We were told that, although the police are making real-time assessments of the activity, they are also answering to Student Affairs and the Office of the Chancellor as to how they want the situation to be policed. In the case of the Napolitano protest, the police department was told by the Office of the President that they were to have a low level of visibility during her visit. UCIPD responded with plain clothes officers trying to secure the perimeter so as to block the students from what they saw as a potential disruption of a closed meeting. It is unacceptable that the students were unable to recognize police officers, and their presence should always be visible.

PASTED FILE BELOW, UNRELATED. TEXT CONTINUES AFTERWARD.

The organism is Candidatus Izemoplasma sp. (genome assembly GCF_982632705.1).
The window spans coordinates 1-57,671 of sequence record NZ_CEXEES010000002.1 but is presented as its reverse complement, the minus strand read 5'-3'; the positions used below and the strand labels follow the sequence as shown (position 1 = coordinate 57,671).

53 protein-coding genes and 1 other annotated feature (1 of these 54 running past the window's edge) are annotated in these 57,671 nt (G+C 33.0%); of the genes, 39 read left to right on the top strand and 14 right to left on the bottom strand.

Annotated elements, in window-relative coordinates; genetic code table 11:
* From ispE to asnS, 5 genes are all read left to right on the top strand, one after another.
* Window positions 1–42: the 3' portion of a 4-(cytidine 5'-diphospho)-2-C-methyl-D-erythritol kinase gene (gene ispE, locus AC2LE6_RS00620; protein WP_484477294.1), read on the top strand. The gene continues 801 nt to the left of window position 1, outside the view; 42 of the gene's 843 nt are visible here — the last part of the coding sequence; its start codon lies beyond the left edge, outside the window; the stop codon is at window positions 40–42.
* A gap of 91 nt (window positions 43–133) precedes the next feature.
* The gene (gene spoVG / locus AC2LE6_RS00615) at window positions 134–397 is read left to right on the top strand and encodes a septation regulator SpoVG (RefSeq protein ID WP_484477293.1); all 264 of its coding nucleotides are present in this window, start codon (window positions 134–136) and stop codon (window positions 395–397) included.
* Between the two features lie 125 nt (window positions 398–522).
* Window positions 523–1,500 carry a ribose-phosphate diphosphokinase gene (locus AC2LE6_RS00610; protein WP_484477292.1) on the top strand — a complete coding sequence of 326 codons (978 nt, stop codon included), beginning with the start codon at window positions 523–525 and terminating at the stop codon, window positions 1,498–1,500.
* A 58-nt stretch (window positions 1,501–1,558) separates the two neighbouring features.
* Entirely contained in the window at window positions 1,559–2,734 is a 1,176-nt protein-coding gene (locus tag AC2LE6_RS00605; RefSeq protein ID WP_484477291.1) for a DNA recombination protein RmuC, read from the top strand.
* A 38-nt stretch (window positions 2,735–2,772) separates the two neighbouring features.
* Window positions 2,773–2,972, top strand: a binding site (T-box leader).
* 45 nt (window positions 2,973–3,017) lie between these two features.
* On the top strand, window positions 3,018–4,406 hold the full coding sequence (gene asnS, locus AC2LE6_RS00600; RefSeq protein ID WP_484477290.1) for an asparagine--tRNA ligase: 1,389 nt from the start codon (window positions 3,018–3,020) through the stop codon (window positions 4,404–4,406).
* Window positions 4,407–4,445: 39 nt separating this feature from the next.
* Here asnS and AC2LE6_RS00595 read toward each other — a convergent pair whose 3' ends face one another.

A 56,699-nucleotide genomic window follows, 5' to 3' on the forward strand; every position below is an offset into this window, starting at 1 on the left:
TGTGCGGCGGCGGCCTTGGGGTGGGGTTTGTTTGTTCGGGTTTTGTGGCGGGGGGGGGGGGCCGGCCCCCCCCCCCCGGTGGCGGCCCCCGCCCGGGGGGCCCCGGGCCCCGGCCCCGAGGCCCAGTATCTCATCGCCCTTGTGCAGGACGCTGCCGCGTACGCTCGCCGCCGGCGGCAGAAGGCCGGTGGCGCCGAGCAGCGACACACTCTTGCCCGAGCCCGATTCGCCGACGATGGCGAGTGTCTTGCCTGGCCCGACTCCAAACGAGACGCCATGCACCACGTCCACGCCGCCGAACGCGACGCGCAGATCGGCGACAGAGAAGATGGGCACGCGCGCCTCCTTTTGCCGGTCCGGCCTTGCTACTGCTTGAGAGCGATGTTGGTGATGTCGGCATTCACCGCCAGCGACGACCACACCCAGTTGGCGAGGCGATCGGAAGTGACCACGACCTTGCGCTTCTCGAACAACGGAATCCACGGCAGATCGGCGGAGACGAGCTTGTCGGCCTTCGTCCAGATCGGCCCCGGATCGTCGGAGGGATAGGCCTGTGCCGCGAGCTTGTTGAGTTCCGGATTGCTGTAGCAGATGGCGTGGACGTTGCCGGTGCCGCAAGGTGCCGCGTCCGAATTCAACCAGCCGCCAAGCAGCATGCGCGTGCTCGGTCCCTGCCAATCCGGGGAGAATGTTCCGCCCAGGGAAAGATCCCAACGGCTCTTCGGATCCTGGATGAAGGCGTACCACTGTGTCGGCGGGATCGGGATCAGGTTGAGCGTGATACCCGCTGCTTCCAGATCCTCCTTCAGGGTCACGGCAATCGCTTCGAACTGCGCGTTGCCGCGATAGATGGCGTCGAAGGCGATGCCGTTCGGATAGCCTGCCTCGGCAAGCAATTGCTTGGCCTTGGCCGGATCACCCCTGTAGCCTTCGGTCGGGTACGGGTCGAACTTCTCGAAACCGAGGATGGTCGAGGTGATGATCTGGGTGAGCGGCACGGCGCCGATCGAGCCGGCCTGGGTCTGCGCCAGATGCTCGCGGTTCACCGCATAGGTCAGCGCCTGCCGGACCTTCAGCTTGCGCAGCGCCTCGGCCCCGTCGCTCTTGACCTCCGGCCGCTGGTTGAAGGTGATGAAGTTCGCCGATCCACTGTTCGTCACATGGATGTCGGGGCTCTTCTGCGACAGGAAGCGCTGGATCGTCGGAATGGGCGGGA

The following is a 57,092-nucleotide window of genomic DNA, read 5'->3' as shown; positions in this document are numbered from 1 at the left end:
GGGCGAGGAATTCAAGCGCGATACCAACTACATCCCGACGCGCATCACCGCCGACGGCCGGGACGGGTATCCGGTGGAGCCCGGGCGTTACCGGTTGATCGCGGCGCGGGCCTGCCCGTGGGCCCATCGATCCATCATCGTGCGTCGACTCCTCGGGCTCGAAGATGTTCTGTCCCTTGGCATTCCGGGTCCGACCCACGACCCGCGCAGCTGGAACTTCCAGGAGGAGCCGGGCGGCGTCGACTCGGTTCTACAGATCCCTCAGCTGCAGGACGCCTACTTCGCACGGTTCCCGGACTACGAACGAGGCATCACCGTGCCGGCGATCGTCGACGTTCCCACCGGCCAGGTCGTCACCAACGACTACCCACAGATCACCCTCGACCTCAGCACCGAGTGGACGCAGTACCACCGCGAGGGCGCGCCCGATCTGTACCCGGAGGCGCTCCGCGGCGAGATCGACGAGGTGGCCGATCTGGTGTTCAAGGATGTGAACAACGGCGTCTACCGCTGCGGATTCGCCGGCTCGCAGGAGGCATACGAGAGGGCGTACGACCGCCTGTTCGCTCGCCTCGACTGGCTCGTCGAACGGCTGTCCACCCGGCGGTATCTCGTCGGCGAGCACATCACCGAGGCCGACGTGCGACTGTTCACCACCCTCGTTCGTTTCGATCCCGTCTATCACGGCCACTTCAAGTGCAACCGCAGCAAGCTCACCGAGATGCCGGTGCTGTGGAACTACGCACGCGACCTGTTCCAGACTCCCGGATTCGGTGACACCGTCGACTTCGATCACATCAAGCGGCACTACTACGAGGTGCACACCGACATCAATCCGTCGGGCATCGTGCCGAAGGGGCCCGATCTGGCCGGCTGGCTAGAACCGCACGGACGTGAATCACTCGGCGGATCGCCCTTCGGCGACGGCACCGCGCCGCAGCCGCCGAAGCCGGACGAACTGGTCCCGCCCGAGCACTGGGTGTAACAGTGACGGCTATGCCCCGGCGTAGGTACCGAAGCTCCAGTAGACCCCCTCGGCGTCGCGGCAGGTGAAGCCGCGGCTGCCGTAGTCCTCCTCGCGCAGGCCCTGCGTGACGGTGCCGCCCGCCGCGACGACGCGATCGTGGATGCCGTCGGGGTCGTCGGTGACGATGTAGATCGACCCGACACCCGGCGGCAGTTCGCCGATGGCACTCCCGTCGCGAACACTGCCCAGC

Concerned about the protection of student rights, we discussed the police response to demonstration with UCIPD. The department claimed the more organized the protest event, the more efficient they will be in helping carry out the objective. The Event Management Team at UC Irvine cites the objectives to “manage and coordinate significant special events or critical incidents on campus.” The police officers have objectives to “provide executive administrative leadership oversight and direction before and/or during significant events” which include “protest, demonstrations or other similar events.” They are supposed to “engage student leadership to proactively address student interests, issues or concerns.” If your protest event has a specific objective in mind, we strongly urge students to discuss these with the police department and enlist their help so students may exercise their right to free speech and assembly as their documents describe. This does not mean a protest constructed to raise grievances about a broad issue should not be treated with the cooperation and respect of the police department.